Retraction Watch

Tracking retractions as a window into the scientific process

Journal pulls parasite paper over potential for patient harm

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Parasitology ResearchA journal has retracted a paper about a molecular diagnosis for leishmaniasis out of concern it could lead to incorrect clinical diagnoses. 

According to Parasitology Research, all data behind the figures in the main manuscript and supporting information are correct, but the authors’ misinterpretation of the data could lead doctors to diagnose patients incorrectly. 

Let’s take a look at the retraction notice, which tells us a bit more about the nature of the problem: Read the rest of this entry »

Written by Dalmeet Singh Chawla

May 19th, 2016 at 9:30 am

Nature fixes highly cited paper suggesting food additives hurt the gut

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Nature_latest coverA 2015 study about dietary emulsifiers has been corrected by Nature after another researcher pointed out a few ambiguities.

When it first appeared, the study — which showed emulsifiers cause inflammation in the guts of mice — received a fair amount of media attention, including from Nature’s own news department. But since publication, a researcher noted some imprecision around the ages of mice used in the sample, affecting the paper’s calculations of weight gain over time. Andrew Gewirtz, co-author of the study from Georgia State University, told us the change did not affect the conclusions of the paper.

Here’s the corrigendum for “Dietary emulsifiers impact the mouse gut microbiota promoting colitis and metabolic syndrome”: Read the rest of this entry »

What happened after a journal decided to get tough on plagiarism?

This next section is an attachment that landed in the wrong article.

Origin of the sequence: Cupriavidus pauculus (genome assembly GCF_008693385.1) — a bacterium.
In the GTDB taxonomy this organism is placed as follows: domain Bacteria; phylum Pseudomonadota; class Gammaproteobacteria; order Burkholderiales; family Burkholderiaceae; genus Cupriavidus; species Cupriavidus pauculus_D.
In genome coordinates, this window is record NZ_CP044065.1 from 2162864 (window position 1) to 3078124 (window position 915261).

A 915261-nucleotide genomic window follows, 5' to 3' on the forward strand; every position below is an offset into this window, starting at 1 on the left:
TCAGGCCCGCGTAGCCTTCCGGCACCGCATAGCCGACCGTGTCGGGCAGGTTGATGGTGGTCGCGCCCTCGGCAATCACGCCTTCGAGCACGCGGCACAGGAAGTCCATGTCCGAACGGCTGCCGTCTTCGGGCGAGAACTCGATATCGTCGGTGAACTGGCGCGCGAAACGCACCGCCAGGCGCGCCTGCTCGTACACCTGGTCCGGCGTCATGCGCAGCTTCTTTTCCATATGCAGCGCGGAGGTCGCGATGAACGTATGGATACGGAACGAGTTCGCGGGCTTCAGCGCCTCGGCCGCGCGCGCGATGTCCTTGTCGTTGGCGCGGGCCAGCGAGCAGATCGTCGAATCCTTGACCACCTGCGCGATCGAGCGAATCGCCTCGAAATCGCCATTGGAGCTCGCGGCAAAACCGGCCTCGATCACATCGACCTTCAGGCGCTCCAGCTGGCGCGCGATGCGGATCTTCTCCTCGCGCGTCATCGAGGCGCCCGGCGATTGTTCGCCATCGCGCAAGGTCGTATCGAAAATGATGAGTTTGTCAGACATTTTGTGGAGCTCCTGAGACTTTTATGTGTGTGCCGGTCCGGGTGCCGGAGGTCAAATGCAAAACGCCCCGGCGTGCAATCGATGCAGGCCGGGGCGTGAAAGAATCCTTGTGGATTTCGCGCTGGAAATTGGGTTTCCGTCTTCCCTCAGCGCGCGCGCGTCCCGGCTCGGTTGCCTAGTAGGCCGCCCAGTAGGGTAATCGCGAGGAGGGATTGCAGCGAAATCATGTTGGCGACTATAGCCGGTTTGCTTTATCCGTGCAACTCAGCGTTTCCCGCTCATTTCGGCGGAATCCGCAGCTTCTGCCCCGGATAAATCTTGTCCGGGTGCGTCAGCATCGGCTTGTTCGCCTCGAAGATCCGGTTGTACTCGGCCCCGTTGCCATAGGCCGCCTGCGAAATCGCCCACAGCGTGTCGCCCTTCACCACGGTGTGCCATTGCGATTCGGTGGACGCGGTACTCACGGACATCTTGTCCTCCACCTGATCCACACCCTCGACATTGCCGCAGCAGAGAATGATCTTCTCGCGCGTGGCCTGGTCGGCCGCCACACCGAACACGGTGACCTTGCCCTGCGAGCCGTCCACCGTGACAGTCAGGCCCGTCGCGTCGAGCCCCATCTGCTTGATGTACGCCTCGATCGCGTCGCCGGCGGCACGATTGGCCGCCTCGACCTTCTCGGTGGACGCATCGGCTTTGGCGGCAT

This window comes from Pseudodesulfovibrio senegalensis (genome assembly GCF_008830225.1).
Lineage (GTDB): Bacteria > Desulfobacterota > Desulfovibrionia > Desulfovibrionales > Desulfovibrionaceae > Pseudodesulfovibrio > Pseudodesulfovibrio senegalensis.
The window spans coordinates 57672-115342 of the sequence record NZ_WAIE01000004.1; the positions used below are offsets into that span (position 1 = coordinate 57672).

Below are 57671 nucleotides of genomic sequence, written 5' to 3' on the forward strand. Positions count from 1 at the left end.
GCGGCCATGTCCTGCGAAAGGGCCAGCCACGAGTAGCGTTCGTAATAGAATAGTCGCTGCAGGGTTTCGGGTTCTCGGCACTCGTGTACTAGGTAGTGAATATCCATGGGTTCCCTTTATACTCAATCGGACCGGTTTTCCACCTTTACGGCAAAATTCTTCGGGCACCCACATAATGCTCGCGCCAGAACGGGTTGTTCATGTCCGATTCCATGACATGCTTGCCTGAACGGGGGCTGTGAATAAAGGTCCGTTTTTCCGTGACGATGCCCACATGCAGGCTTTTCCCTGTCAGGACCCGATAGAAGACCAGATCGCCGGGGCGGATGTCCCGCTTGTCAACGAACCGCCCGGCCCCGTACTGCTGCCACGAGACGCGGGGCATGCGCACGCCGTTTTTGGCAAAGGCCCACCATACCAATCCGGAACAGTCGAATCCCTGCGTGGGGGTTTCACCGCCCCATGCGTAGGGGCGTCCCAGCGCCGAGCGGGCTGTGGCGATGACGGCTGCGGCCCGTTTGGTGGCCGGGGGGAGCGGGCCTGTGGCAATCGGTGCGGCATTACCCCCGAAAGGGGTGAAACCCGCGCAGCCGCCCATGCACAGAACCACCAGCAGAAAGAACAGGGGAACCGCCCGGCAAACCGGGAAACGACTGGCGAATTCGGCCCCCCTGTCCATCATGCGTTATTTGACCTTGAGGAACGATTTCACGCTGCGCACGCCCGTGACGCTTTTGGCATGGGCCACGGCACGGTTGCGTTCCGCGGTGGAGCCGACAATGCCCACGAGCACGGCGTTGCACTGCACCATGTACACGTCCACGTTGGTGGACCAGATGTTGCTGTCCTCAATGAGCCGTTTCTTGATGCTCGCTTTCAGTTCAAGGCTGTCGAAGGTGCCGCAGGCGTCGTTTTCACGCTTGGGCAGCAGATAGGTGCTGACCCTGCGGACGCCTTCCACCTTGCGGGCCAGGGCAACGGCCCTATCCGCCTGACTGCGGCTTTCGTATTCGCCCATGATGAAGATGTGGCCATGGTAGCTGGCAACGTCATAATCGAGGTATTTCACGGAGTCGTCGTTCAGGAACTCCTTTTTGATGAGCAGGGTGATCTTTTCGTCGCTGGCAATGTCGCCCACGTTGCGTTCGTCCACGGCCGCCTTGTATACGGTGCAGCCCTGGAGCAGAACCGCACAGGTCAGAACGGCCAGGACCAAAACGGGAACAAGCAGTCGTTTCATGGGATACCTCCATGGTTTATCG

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Reiss

Carol Shoshkes Reiss

In July 2015, DNA and Cell Biology began routinely scanning manuscript submissions for plagiarism using iThenticate; since then, it’s rejected between four and six manuscripts each month for that reason alone. Additional submissions have been rejected after the journal realized the authors had digitally altered figures. The level of misconduct “shocked” editor-in-chief Carol Shoshkes Reiss, as she wrote in a recent editorial for the journal. She spoke to us about the strict measures the journal has adopted in response to these incidents.

Retraction Watch: Why did you decide to begin scanning submissions for plagiarized text using iThenticate™ software in July, 2015? Did something prompt that decision? Read the rest of this entry »

Written by Alison McCook

May 18th, 2016 at 11:30 am

PLOS ONE pulls maize paper with Photoshopped images

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PLOS OnePLOS ONE has retracted a paper after editors learned that some of the images had been manipulated using Photoshop.

First author of the paper, Chuan Li, confirmed that he was responsible, and told Retraction Watch he apologizes for his “low-level mistake.”

Zhongfu Ni, last author of the paper from the China Agricultural University in Beijing, told us that all the co-authors agree with the retraction.

Here’s the retraction notice: Read the rest of this entry »

Doing the right thing: Authors share data, retract when colleague finds error

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no spine minimum. full size. Editor: Holly JEM: Leslie RTP: Karen Geist ancac3

A pair of chemical engineers has retracted a paper after another researcher was unable to replicate their work, in a case that we consider an example of doing the right thing.

Dennis Prieve, at Carnegie Mellon University, was interested in applying the paper — on how systems of molecules known as “reverse micelles” conduct electrical charge — to his own work, but was having trouble repeating the calculations. So Prieve contacted the authors — John Berg and his PhD student Edward Michor, based at the University of Washington — who supplied him with their original data.

It took several weeks of back and forth to figure out the problem, Michor told us, as the paper was published in 2012, so he had to decipher his old notes. When they found that several incorrect values were used in the paper, the authors issued a retraction notice, published in March:

Read the rest of this entry »